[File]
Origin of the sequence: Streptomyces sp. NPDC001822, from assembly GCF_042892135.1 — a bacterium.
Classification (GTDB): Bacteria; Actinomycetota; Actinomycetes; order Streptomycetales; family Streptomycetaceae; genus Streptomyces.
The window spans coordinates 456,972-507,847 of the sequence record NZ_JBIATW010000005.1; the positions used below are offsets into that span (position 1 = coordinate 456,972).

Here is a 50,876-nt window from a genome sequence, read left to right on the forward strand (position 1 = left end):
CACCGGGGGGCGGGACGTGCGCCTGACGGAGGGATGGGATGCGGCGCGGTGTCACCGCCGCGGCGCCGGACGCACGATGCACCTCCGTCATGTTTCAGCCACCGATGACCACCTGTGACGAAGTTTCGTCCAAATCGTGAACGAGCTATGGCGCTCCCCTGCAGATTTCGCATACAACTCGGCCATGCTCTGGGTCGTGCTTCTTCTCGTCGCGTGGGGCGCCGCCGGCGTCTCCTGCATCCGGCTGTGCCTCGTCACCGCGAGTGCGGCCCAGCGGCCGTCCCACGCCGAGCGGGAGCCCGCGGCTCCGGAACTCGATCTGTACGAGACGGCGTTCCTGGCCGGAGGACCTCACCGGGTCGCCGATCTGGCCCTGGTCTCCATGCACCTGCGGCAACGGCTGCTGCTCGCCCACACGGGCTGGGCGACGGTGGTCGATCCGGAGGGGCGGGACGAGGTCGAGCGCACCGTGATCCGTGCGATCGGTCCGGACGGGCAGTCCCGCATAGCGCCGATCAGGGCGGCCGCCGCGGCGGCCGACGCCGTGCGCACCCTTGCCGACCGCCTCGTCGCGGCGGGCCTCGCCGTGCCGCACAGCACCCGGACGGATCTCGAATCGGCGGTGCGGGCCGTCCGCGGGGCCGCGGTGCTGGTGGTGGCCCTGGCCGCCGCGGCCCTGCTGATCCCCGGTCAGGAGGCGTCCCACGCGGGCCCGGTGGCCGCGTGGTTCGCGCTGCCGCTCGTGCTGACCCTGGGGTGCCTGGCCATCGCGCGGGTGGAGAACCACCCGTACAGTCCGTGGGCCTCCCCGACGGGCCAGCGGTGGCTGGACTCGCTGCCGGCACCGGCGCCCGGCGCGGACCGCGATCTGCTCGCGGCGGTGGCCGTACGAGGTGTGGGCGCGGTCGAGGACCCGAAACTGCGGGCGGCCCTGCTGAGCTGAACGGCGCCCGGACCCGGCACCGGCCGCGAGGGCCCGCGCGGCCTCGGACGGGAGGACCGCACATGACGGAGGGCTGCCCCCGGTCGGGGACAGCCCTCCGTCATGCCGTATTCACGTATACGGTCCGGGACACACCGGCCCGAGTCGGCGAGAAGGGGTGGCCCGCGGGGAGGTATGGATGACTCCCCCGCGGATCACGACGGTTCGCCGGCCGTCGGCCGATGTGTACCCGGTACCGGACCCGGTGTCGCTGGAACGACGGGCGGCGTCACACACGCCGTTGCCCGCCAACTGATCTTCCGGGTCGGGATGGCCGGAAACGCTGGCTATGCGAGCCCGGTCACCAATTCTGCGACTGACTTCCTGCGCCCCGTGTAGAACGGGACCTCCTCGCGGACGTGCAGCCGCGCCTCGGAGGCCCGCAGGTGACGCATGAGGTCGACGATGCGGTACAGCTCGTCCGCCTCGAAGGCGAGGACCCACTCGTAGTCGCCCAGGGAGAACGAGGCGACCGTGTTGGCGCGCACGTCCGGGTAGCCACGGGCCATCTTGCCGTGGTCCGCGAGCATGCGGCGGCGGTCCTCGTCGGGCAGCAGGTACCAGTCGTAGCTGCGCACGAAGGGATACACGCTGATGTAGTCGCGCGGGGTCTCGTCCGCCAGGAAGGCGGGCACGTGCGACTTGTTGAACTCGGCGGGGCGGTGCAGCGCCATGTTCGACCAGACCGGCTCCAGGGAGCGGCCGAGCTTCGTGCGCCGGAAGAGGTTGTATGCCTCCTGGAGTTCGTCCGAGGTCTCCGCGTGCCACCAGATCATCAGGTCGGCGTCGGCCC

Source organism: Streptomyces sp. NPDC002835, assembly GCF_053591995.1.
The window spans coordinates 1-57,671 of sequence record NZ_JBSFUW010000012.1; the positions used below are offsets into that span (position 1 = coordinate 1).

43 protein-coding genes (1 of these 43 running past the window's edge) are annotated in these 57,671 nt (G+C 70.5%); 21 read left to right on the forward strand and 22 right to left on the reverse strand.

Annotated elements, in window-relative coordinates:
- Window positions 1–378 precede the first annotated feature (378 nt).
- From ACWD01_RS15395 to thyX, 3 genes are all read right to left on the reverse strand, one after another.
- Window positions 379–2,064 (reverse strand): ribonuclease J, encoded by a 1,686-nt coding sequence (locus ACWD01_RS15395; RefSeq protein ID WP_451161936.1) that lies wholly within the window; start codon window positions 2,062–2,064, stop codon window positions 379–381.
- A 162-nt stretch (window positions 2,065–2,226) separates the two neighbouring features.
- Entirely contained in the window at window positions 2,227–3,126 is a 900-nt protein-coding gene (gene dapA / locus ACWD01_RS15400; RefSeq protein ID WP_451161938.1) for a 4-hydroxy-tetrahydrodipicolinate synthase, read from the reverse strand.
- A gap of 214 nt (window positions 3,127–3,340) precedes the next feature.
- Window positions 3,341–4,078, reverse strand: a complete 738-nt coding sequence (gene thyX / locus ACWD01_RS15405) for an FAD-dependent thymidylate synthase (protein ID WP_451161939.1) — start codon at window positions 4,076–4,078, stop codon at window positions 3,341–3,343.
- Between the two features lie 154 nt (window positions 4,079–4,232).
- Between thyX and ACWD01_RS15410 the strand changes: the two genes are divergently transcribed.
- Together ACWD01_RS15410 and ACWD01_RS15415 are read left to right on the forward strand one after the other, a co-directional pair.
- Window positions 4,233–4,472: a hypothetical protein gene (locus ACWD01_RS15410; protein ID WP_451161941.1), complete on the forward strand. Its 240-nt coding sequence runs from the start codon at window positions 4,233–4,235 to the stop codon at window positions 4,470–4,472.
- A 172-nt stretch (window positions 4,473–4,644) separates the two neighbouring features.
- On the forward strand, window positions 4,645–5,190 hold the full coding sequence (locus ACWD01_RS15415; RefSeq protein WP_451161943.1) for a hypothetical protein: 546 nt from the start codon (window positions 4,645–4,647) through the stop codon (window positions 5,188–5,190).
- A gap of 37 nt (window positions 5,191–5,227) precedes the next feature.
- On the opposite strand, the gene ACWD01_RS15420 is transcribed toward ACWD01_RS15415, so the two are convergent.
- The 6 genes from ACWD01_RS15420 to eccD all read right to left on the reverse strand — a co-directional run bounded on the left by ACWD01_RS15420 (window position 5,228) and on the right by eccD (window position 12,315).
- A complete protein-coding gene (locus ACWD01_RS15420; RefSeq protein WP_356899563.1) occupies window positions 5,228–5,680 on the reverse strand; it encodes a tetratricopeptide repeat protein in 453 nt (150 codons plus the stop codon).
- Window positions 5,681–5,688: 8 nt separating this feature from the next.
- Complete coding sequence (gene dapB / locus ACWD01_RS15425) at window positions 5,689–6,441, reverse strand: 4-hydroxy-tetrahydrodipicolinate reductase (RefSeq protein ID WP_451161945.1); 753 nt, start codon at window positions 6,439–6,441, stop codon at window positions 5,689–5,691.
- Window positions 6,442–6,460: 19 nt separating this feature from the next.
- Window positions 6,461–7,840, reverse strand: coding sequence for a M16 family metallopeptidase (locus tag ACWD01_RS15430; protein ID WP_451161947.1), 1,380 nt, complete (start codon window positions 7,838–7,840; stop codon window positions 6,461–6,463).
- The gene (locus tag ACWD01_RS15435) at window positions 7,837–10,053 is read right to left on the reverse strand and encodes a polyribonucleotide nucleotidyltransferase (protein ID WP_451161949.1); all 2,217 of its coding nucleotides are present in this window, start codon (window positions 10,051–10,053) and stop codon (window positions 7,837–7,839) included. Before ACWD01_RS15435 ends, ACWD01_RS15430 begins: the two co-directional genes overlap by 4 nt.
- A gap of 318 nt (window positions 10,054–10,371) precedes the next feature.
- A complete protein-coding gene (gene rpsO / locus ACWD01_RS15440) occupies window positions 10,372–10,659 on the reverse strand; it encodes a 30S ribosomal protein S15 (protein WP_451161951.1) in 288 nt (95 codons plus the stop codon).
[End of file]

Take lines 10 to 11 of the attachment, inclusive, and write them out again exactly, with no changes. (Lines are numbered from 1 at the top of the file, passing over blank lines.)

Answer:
- Window positions 1–378 precede the first annotated feature (378 nt).
- From ACWD01_RS15395 to thyX, 3 genes are all read right to left on the reverse strand, one after another.